7 excuses for postponing inbound marketing

Let’s start with six of the most dangerous words in the English language: ‘we’ve always done it this way’. Inbound Marketing in not-for-profit is a relatively new way of doing things. Like any new approach it requires change, but the biggest change is a change of mindset. Not-for-profit organisations, charities and NGOs can be among the most innovative advertisers and inventive marketers but just like private sector companies they can also find numerous excuses to put off change to another day.The excuses that we hear in our work, professional and personal, in the UK third sector are pretty typical reasons never to change that can be applied with a few changes to any situation. The danger is that by failing to grasp the nettle of shifting marketing efforts to the integrated digital approach know as inbound marketing good causes run the risk of having to play catch up in an unforgiving world.

1. “Our Trustees Don’t Understand Inbound Marketing”

This is probably right, they almost don’t get it as things stand. But there was a time when they didn’t get the notion of a website, or an email system or even having a computer in the office. However, it is essential for any charity, but particularly smaller charities and ‘not-for-profit SMEs’ that the Trustees learn how you can use inbound marketing to win supporters, members and donors. You also need Trustees to buy in to any move to inbound marketing. That means educating the board. Workshop approaches using external expertise can help broaden understanding and build the business case based on the excellent ROI from Inbound Marketing for not-for-profit organisations.

2. “Our target audience is older and not online”

Says who? It is a dangerous myth that needs to be dismissed. Research in both the UK and USA shows that not only are the target age groups of most charities and not-for-profits online, they are increasingly using mobile devices and talking to their friends on social networks. The perception is just plain wrong – most target audiences are reachable online. Think about who your customer really is. Look at the research, work out where they live online.

3. “Direct mail works for us – so we focus on that”

First of all postal direct mail is far more expensive than it once was. Second, it depends what you mean by ‘works’. Returns from postal direct mail appeals above 1% were considered stella in the days when direct mail was the main route to market for many NGOs and evidence suggests that not much has changed. Even a highly targeted list amounts to a scatter gun approach. Though first impressions might suggest otherwisesocial networks can offer a much more targetted approach. By contrast inbound marketing enables engagement by those who are interested in the work of your organisation. It doesn’t take a genius to work out that those with an interest are more likely to become active supporters or contributors. Take some of that direct mail budget, say half, and apply it consistently to direct marketing then assess the return on investment.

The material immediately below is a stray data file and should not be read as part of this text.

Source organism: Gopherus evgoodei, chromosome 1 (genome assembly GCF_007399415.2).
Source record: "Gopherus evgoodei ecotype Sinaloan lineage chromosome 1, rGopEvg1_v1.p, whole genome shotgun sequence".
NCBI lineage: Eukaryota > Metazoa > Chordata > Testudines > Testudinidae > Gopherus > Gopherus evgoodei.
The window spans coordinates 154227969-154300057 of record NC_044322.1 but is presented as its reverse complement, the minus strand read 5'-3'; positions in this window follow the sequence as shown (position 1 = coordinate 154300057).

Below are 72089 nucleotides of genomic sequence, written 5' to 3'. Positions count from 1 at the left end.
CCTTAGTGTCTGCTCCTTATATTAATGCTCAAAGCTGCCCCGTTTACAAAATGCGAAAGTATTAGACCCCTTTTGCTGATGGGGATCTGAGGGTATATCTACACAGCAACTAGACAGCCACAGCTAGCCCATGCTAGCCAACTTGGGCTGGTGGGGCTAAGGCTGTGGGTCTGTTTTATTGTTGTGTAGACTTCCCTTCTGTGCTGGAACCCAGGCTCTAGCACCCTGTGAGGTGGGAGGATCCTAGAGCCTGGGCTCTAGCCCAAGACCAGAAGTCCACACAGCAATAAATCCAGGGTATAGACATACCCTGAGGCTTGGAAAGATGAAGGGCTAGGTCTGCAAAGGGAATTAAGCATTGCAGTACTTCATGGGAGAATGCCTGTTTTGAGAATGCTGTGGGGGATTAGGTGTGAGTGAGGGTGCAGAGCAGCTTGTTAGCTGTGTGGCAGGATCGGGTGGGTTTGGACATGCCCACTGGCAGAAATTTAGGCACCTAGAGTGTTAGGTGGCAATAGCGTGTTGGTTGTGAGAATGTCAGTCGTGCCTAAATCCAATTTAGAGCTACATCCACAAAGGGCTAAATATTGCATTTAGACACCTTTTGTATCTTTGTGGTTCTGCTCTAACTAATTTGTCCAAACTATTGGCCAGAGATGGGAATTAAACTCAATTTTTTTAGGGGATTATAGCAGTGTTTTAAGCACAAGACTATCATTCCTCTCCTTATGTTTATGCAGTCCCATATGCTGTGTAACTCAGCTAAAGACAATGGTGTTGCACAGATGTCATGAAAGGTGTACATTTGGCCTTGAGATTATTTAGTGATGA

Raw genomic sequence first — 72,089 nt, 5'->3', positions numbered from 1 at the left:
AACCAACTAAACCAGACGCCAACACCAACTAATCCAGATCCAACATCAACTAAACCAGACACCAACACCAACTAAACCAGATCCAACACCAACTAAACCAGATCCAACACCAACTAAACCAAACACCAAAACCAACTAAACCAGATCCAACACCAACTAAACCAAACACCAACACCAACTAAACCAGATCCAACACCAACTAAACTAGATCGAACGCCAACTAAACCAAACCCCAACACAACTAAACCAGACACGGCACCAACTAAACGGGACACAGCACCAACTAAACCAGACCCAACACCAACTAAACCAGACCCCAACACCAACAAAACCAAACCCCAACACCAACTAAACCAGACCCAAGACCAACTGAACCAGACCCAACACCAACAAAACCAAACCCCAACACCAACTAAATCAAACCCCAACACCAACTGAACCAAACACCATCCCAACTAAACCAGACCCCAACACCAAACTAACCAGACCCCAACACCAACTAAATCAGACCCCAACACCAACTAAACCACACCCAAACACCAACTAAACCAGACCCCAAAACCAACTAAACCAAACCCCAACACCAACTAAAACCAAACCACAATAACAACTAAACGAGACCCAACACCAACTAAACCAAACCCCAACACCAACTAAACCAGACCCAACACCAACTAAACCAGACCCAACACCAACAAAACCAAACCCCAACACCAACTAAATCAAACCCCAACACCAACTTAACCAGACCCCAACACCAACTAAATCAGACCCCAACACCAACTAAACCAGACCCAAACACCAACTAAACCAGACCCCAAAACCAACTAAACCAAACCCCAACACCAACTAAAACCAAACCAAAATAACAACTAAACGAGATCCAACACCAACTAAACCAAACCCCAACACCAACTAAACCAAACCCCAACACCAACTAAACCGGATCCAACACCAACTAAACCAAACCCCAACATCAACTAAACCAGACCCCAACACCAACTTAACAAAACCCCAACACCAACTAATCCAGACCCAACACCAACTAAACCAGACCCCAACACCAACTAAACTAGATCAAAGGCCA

4. “Our priority is raising awareness”

And … inbound marketing in not-for-profit is an excellent method of doing just that, indeed it is central to the whole idea of inbound marketing. Your potential supporters are out there online looking for information about the cause you advocate. If they don’t find you they will find someone else. New and useful content – blogs, infographics, vlogs and trusted information pages – all helps online searchers find your information. It’s also cost effective.

5. “We are too busy to sort out our website”

Research by Public Impact has revealed that many third sector bodies have websites that are out-of-date, out-of-order or which are unable to work effectively on mobile devices. Remember those shops where the window display never changes – those ones where you don’t feel inclined to go inside until one day they aren’t there any longer? By neglecting your web presence you are neglecting the shop window of the organisation. So why doesn’t the website get priority? Often this is because the website has been seen as a cost – something that doesn’t or can’t wash its face. Inbound marketing turns your website into a machine for generating new prospects – so think about the content of your site and what your home page says about your organisation. Does it look like the sort of place you want to invest your money.

6. “We’ve had a blog and we just can’t find enough stories”

This is certainly an issue with which many people have problems. Those problems are largely questions of organisation and, once again, turning the thinking of the organisation outward. First of all there are many thousands of stories just waiting to be told in the third sector – many more so than in commercial organisations. Those stories; successes, needs, the implementation of projects, the production of positive outcomes, are inspiring and engaging. They are entirely appropriate content which most not-for-profits neglect. Content production can be learned with appropriate training or it can be bought in but think about what you have already first and how it can help tell your story.


7. “Inbound marketing is not part of our strategic plan”

Perhaps not right now, but the products of inbound marketing certainly are: new members, more donors, active supporters, improved awareness and there is a budget in the plan for developing these areas. In any case, plans are revised – as part of the plan. It they are not then they should be as a strategy, to be successful, must be a constantly evolving document. Prepare a plan for inbound marketing that meshes with your strategic plan that contributes to the goals of the plan and helps deliver those objectives.

That’s enough excuses for now – but there are more in the next blog on inbound marketing in not-for-profit!

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